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Table 2 Summary of Breakfast Findings and Concerns for Child Obesity

From: Immigrant families' perceptions on walking to school and school breakfast: a focus group study

Domain Themes and sub-themes
Current breakfast practices • Participants' children typically eat a range of breakfast foods, including both American and culturally traditional foods
• Most families did not eat breakfast together during weekdays
• Some participants' children ate breakfast at school on occasion
Benefits of eating breakfast Good for school performance
• Helps children wake up
• Helps children concentrate in school; good as "brain fuel"
• Part of the culture to eat breakfast (Spanish, Vietnamese)
Barriers to eating breakfast in general Lack of time
• Families too busy in the morning and children wake up late
Children not hungry
• Ate dinner late
• Not active in the morning
Children unaware of the importance of breakfast
• Parents not teaching/reminding children
Barriers to eating school breakfast Food content
• Not enough hot dishes, especially culturally-appropriate hot foods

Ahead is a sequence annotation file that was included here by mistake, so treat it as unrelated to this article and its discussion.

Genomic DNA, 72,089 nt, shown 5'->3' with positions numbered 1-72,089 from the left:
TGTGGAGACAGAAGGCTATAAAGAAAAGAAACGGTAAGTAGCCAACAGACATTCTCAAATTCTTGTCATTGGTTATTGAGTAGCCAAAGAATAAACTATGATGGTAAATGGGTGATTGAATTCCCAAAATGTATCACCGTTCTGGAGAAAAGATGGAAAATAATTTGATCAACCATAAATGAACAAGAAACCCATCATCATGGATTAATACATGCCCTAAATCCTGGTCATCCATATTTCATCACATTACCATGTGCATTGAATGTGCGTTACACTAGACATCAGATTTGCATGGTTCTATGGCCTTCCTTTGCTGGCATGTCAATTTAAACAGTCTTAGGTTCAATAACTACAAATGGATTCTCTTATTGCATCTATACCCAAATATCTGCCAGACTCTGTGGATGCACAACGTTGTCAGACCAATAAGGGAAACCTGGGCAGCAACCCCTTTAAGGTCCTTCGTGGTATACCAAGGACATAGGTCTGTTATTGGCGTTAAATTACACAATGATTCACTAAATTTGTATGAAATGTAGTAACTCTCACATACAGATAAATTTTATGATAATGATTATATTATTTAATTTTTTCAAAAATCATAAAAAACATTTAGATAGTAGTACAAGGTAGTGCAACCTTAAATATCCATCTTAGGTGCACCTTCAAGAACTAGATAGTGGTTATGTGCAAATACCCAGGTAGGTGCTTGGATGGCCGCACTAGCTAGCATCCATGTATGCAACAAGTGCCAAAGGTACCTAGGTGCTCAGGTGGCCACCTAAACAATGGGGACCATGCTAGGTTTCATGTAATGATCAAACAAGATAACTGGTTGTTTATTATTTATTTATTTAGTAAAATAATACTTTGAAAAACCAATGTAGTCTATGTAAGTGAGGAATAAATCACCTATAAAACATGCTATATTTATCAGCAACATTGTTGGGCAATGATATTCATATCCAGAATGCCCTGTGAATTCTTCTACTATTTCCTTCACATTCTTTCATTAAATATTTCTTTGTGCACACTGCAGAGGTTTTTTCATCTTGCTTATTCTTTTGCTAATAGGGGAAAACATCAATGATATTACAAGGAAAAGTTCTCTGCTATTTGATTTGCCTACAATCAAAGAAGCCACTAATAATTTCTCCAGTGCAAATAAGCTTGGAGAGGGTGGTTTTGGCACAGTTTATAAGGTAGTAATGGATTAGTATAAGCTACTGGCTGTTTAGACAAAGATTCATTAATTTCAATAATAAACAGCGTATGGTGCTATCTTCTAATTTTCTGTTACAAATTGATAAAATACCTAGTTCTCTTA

• Pork products served (not eaten by Somali families)
• Lack of variety
Food quality
• Food too processed and some food expired
• Need more fruits and vegetables
Lack of adequate time to eat
• Buses arrive late and children will not get breakfast at all
Concern not adequately supervised
• Children play instead of going to cafeteria
• No assurance children will be monitored to eat food served
Approaches to improve school breakfast program Food content/quality
• Offer more culturally-specific foods, especially hot main dishes
• Survey parents about what they want
• Offer taste tests to children
• Reminders to children to eat breakfast from school staff/bus drivers
Adequate time to eat
• Ensure bus arrival time appropriate & children get breakfast if late
Concerns for childhood overweight Lifestyle in the U.S. worse for physical activity
• More sedentary activities–TV, video games
• Parents too busy to supervise children in physical activities
• Children living in U.S. less independent, and less fit (Vietnamese)
Concern expressed more about other children, not their own